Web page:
According to Svartberg his findings demonstrate that dogs bred mainly for appearance and for use in the confirmation show ring tend to be more easily frightened and are less curious and playful in unfamiliar situations. He warns that since people tend to like dogs that more sociable and playful, and less easily frightened, breeders should pay more attention to the temperaments of their dogs. He advises breeders to not sacrifice personality qualities which are desirable for animals designed to be pets and companions, just for the sake of good looks in the show ring. He does not say anything at all about intelligence or problem solving abilities in dogs.


I wondered why Svartberg did not respond to these apparently erroneous reports and interpretations of his work, especially since his findings were being broadly disseminated and used in a campaign attacking the breeding of purebred dogs in general. I came to understand why there were no recent quotes or responses from Svartberg when I attempted to contact him through the University of Stockholm. He was not listed on the school's roster of personnel which is probably why reporters had not found him. Pursuing the matter further, an employee in the Biology Department provided a clue on how to reach him. Apparently, based on his success as a canine behavior researcher and the prestige that it provided him, Svartberg had left the University and started a successful dog training and assessment business.


When he was eventually contacted through his training academy he confirmed that the study cited by the London Telegraph and the Los Angeles Times were in fact based on the research he published three years earlier. He appeared to be quite annoyed by the press treatment of his results and the way his research was being reported. Verifying my reading of the material he confirmed that "The study had nothing to do with intelligence in dogs, per se." He had not read the Los Angeles Times report, but had read the one in the Telegraph. He insisted that the paper had "misrepresented" his findings and suspects it did so in order to contribute to an ongoing debate in the UK about the breeding of so-called "hand-bag" dogs. These are typically small dogs, such as Chihuahuas, Yorkshire Terriers and Papillons, that appear to be used as fashion accessories as they are carried around by celebrities such as Paris Hilton, Madonna and Britney Spears. The BBC has aired several programs blasting this use of dogs and the practices of dog purebred dog breeders in general.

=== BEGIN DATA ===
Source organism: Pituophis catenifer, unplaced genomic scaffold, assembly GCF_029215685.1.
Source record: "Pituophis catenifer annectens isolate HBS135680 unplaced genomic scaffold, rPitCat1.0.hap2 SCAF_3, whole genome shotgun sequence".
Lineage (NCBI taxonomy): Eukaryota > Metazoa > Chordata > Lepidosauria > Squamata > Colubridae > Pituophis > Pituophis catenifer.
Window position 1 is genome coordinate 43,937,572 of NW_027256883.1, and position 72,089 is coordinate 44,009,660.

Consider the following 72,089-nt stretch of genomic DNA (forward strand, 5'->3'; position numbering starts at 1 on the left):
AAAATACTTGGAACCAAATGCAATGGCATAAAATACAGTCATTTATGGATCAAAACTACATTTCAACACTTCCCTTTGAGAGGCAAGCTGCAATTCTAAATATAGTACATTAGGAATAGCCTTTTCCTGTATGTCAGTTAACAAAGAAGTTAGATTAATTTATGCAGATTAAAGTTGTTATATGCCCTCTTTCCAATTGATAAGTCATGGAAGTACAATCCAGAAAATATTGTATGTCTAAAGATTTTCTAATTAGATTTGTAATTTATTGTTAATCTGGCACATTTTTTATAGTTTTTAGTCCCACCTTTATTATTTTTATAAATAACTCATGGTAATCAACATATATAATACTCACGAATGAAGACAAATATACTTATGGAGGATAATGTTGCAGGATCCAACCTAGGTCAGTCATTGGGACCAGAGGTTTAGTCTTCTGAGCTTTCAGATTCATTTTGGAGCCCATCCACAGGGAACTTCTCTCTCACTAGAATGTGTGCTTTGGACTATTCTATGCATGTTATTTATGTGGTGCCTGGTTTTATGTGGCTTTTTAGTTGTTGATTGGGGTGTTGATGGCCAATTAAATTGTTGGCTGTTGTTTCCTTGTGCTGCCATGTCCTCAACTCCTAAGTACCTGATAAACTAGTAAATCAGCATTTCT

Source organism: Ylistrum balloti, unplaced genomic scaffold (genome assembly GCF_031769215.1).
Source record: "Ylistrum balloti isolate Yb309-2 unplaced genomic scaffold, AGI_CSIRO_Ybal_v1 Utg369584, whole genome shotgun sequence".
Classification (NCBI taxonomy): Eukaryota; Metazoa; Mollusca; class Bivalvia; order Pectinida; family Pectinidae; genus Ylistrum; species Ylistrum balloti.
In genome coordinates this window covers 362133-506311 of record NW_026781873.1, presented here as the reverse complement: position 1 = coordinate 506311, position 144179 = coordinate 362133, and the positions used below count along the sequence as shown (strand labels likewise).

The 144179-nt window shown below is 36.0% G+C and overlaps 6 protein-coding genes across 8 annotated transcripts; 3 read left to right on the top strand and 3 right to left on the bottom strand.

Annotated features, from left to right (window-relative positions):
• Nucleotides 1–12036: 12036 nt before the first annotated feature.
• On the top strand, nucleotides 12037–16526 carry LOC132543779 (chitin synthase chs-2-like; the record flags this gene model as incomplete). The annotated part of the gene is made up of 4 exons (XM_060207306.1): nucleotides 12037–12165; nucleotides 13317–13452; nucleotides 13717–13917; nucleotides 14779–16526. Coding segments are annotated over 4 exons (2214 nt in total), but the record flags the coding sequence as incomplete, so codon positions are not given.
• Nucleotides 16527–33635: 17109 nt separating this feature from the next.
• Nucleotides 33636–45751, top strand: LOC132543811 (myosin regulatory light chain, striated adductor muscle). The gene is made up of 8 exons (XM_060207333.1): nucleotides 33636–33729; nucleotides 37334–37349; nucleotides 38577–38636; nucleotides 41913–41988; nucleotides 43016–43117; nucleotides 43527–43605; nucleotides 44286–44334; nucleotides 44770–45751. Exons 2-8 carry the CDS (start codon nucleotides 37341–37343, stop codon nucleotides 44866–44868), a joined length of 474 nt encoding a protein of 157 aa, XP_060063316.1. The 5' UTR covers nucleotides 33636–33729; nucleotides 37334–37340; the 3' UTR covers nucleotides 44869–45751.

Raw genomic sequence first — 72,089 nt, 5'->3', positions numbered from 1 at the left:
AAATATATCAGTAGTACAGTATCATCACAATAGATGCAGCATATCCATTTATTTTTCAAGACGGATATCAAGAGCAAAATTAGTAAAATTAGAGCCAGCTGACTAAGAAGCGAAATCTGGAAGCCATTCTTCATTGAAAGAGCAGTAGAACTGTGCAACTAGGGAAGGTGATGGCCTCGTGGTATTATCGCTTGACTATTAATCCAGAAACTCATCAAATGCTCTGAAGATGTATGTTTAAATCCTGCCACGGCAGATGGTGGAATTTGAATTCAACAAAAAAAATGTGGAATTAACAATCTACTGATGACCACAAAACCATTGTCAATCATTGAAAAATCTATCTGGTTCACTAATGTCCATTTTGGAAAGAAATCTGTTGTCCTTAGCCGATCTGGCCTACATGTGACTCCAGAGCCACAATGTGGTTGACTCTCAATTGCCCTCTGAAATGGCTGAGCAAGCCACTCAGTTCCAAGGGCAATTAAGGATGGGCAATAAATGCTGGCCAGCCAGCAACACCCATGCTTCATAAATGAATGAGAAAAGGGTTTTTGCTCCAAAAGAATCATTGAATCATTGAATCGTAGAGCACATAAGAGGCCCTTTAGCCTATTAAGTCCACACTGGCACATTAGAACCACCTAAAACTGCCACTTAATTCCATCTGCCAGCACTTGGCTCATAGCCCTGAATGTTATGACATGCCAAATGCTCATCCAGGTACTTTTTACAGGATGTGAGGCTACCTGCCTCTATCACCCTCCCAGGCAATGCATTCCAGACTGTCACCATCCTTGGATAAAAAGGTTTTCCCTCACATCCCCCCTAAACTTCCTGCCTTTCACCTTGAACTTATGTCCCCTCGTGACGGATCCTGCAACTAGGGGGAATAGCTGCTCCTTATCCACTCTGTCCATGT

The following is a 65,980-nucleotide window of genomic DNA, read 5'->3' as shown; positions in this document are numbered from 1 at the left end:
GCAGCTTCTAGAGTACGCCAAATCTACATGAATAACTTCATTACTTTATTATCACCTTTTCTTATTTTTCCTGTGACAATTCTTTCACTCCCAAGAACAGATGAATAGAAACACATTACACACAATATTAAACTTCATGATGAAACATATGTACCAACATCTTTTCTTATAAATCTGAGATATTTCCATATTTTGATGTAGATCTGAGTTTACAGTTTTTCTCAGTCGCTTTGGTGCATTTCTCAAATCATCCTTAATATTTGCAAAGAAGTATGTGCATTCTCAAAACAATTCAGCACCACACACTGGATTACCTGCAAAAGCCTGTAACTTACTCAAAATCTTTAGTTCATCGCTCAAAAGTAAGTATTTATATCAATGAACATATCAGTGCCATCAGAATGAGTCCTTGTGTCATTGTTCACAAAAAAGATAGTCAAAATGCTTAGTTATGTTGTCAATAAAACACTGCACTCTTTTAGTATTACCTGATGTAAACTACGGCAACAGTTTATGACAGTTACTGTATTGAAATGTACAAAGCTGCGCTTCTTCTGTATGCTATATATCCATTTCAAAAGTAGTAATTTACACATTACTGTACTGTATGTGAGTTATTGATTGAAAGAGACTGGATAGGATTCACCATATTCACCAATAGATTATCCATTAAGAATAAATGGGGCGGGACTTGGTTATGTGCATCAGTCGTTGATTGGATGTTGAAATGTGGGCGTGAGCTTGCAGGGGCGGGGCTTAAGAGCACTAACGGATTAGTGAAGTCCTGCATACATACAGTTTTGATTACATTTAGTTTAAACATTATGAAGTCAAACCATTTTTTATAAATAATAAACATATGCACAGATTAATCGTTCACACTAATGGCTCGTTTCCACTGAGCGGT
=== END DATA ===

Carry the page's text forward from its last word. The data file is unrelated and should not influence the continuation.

So what can we conclude? First there is no need to send your pure bred dog off to a special school for retarded canines, nor to worry that purebred dogs are becoming successively dumber due to poor breeding practices. Second one should conclude that scientific research as reported in the popular press often disagrees with what the authors actually wrote and published in scientific journals. I wonder what the response would be to a newspaper headline that began with the question, "Are successive generations of news reporters becoming dumber?"

Stanley Coren is the author of many books including: Why Do Dogs Have Wet Noses? The Pawprints of History: Dogs and the Course of Human Events, How Dogs Think : Understanding the Canine Mind, How To Speak Dog, Why We Love the Dogs We Do, What Do Dogs Know? The Intelligence of Dogs, Sleep Thieves, The Left-hander Syndrome.

Copyright SC Psychological Enterprises Ltd. May not be reprinted or reposted without permission.

Stanley Coren, Ph.D., F.R.S.C., is a professor of psychology at the University of British Columbia.